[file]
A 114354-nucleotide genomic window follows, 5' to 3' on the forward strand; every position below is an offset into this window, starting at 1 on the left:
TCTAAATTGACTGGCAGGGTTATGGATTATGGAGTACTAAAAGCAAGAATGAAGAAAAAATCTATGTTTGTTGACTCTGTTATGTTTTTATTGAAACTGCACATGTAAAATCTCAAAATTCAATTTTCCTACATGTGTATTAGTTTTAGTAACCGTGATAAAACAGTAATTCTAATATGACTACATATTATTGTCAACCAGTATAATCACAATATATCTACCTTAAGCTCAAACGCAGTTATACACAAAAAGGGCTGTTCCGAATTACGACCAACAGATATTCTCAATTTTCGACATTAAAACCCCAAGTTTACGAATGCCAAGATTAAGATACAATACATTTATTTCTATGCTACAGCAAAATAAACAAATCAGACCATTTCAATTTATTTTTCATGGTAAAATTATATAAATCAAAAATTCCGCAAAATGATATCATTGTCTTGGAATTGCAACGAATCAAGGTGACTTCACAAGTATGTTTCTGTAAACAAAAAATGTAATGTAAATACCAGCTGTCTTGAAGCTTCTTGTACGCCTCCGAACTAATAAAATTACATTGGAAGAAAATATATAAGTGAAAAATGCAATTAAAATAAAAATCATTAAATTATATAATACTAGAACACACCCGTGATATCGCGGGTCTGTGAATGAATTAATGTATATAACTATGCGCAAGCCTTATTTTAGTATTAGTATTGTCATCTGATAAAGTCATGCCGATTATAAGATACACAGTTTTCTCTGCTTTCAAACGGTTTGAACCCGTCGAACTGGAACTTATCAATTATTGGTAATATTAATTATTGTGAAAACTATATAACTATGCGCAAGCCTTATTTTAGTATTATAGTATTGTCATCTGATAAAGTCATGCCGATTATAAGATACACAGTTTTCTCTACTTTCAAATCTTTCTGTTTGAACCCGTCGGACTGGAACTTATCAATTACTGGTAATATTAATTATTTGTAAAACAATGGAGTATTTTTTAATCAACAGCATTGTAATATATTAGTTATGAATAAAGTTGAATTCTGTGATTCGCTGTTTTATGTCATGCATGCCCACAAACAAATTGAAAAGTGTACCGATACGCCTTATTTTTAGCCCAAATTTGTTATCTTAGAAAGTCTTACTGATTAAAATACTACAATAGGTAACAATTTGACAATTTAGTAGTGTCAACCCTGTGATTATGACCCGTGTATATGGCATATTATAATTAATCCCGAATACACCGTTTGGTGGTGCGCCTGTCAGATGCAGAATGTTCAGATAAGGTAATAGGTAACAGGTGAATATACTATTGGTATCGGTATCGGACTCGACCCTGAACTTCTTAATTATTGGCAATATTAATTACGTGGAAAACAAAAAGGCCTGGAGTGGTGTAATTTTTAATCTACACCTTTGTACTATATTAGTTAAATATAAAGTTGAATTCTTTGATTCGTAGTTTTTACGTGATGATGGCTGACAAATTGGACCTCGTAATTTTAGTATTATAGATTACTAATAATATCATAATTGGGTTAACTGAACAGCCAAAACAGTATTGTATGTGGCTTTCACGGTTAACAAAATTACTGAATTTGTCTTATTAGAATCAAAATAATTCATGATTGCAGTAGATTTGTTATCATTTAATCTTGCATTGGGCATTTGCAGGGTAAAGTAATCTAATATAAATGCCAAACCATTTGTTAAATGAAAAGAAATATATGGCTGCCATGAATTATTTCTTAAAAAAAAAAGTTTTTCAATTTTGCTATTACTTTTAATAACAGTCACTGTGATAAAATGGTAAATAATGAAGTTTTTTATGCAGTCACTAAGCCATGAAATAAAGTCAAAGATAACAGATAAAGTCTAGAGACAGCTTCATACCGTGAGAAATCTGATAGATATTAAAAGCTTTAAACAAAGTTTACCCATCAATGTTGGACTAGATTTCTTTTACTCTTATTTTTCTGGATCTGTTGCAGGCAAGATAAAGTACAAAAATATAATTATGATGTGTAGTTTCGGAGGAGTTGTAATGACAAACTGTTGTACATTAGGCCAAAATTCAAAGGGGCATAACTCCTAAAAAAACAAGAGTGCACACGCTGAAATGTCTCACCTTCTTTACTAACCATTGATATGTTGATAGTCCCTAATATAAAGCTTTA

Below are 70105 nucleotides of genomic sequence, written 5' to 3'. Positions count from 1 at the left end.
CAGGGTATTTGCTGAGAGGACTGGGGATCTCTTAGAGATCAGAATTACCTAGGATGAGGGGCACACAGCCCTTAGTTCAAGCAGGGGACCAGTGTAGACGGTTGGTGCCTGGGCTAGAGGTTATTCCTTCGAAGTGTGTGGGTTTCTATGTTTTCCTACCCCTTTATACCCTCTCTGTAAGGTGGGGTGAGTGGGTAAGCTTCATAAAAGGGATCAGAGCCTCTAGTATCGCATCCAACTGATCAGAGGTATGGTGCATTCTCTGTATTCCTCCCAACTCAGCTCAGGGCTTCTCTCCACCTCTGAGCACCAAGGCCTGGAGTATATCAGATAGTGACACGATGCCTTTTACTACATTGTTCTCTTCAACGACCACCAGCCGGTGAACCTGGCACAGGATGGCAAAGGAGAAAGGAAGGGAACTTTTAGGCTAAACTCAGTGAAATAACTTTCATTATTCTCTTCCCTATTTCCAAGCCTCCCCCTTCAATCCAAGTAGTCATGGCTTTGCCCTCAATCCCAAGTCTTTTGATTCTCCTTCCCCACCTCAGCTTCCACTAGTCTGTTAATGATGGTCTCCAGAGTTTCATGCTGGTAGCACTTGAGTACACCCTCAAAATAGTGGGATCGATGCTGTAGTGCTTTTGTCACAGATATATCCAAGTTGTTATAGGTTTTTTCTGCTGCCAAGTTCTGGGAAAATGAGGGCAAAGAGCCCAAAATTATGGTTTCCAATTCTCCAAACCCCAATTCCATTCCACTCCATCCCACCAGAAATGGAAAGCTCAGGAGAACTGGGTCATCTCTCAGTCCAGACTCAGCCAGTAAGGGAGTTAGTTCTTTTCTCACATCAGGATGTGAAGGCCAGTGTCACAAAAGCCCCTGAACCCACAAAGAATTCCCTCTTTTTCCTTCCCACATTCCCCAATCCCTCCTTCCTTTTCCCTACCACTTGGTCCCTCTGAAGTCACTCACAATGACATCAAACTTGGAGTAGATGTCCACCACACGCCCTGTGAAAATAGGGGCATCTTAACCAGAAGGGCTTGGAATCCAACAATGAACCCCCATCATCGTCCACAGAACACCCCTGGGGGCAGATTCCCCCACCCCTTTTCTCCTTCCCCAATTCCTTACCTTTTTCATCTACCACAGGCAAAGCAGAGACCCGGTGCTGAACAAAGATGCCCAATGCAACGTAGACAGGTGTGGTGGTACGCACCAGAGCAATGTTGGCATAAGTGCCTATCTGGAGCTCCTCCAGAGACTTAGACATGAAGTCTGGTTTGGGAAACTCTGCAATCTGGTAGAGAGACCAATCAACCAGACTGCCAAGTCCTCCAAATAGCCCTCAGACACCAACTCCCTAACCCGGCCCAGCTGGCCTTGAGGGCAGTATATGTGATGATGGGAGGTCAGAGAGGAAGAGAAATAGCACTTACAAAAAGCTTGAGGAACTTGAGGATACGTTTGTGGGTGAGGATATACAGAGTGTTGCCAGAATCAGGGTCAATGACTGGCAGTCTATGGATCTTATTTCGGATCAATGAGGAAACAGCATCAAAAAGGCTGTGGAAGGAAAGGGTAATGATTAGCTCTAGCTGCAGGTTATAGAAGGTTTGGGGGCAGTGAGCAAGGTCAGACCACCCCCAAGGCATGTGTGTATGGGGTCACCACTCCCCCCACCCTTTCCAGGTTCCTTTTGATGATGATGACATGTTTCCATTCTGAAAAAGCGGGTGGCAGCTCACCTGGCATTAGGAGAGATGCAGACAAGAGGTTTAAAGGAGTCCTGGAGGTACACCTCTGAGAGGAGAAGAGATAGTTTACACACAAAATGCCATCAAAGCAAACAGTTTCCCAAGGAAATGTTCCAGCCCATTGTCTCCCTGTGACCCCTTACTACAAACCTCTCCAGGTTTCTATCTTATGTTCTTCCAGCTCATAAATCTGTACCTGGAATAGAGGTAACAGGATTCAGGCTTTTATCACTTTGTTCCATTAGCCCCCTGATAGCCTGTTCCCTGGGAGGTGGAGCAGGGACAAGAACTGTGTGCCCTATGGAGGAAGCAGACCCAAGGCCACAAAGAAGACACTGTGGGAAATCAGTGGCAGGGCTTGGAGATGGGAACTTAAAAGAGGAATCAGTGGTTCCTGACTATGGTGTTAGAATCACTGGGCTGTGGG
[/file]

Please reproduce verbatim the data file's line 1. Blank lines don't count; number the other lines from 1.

A 114354-nucleotide genomic window follows, 5' to 3' on the forward strand; every position below is an offset into this window, starting at 1 on the left: